Kim's No 1 son confirms succession of little brother Kim Jong Un

The oldest son of Kim Jong Il, North Korea’s supreme leader, has given the first confirmation that his youngest brother is to inherit power in the isolated dictatorship, even as its Government is threatening pre-emptive nuclear attack against any infringements of its “dignity and sovereignty”.
Months of rumours and speculation were confirmed today when Kim Jong Nam, the first son of the country’s “Dear Leader”, told Japanese television that his half-brother, Kim Jong Un, 26, had been designated heir apparent.
“I hear the news by media. I think it’s true,” Mr Kim told the Japanese television station TV Asahi in an interview recorded in the Chinese enclave of Macau, where he is a regular visitor. “[it] is my father’s decision, so once he decides we have to support . . .
“I hope he can do his best for North Korean people for their happiness and better life.”
Mr Kim added: “I cannot tell what kind of person is my brother. Just I can say it’s my brother. My father loves very much my brother as his son.”
He denied rumours circulating among Asian diplomats that people close to him in North Korea have been purged, and said that he had no personal interest in power. “Sorry, I’m not interested in politics,” he said.
At 37, Kim Jong Nam is the oldest of the Dear Leader’s three sons by two different mothers. In 2001 he was humiliated after being detained in Japan while attempting to visit Tokyo Disneyland on a forged passport. He has also been spotted in Paris, Beijing and most often recently in Macao, the Chinese gambling enclave.
The succession in the world’s most closed and isolated nuclear-armed state had been a subject of intense speculation since Kim Jong Il suffered an apparent stroke last year.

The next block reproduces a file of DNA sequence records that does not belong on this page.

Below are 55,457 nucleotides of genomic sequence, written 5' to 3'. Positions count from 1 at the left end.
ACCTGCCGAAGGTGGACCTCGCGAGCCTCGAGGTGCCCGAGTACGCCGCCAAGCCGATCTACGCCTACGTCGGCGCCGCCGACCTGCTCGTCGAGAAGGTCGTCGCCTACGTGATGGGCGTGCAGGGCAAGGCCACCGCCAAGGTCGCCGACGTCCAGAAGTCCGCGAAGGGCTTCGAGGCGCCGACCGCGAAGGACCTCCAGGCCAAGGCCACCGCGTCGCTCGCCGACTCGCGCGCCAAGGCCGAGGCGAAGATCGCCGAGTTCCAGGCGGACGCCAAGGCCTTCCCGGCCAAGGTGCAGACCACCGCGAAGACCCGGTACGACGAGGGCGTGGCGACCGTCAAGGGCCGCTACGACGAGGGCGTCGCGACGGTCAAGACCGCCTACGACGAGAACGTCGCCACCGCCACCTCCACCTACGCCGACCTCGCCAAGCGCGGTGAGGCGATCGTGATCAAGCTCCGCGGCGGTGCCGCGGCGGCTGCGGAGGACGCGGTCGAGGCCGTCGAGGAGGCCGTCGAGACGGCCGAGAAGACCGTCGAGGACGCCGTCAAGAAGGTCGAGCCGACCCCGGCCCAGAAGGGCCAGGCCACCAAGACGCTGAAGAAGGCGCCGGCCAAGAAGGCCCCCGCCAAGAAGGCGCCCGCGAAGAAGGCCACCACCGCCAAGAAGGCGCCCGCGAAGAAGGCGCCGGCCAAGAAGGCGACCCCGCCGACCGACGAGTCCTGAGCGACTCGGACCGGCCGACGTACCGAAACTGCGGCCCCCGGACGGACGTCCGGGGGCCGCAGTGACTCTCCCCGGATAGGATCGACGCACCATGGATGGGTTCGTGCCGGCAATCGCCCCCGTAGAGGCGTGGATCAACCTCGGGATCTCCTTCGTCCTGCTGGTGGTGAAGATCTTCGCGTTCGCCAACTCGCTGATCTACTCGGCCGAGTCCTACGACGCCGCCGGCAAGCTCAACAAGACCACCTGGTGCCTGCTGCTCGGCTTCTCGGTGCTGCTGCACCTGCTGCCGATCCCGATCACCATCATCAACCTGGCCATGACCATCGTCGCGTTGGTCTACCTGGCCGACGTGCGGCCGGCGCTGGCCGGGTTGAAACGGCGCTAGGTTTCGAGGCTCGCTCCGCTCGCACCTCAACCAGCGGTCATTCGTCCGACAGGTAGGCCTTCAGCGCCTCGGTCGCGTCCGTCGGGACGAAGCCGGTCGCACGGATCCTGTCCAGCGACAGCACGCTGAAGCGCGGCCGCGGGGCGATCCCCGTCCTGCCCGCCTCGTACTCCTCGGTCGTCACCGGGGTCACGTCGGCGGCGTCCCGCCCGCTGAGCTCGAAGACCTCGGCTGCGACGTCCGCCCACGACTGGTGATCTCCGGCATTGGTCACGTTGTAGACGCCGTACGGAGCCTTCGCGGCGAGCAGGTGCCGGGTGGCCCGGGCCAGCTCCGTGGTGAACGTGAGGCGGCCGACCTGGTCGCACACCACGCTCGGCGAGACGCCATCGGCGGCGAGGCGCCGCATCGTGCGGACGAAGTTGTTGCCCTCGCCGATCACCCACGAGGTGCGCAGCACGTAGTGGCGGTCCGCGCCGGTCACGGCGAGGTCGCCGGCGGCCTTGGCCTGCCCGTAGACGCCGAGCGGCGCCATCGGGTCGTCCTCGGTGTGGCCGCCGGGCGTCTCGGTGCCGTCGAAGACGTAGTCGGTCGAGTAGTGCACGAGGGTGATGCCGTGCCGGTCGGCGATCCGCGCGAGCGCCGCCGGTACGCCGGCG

It seems possible that the recent nuclear tests, and the continuing escalation of official rhetoric, are intended at whipping up support and enthusiasm for the Government at a time of uncertainty and transition.
For the first time since the emergence of North Korea’s nuclear weapons programme 15 years ago, the state media referred to it yesterday as an offensive, rather than merely defensive, weapon.
“Our nuclear deterrent will be a strong defensive means . . . as well as a merciless offensive means to deal a just retaliatory strike to those who touch the country’s dignity and sovereignty even a bit,” said an opinion article on the Korean Central News Agency.
“It is the revolutionary spirit of the army and people and the mode of counter-action for self-defence to decisively wipe out the aggressors,” it continued, promising “the toughest measures and . . . pre-emptive attack with the advanced pre-emptive strikes”.
The families of Laura Ling and Euna Lee, the two American journalists sentenced to 12 years’ hard labour after crossing North Korea’s border with China, today begged Pyongyang to release them. “We ask the Government of North Korea to show compassion and grant Laura and Euna clemency and allow them to return home to their families,” the relatives said in a statement.
“We think the imprisonment, trial and sentencing of Laura and Euna should be viewed as a humanitarian matter,” Hillary Clinton, the US secretary of state, said. “We hope that the North Koreans will grant clemency and deport them.”
Mrs Clinton has promised “significant action” against Pyongyang, but there is still no clear indication what form this will take.
“The character of North Korea’s behaviour is a fairly familiar pattern of doing something outrageous and then expecting to be paid for stopping doing it,” Dennis Blair,, President Obama’s director of national intelligence, said in a speech in Washington late yesterday.
“Overlaid on that are the succession concerns of the current leader. He had a stroke last summer and recently designated his son as his successor . . . any time you have a combination of this behaviour, doing provocative things in order to excite a response, plus succession questions, you have a potentially dangerous mixture.”
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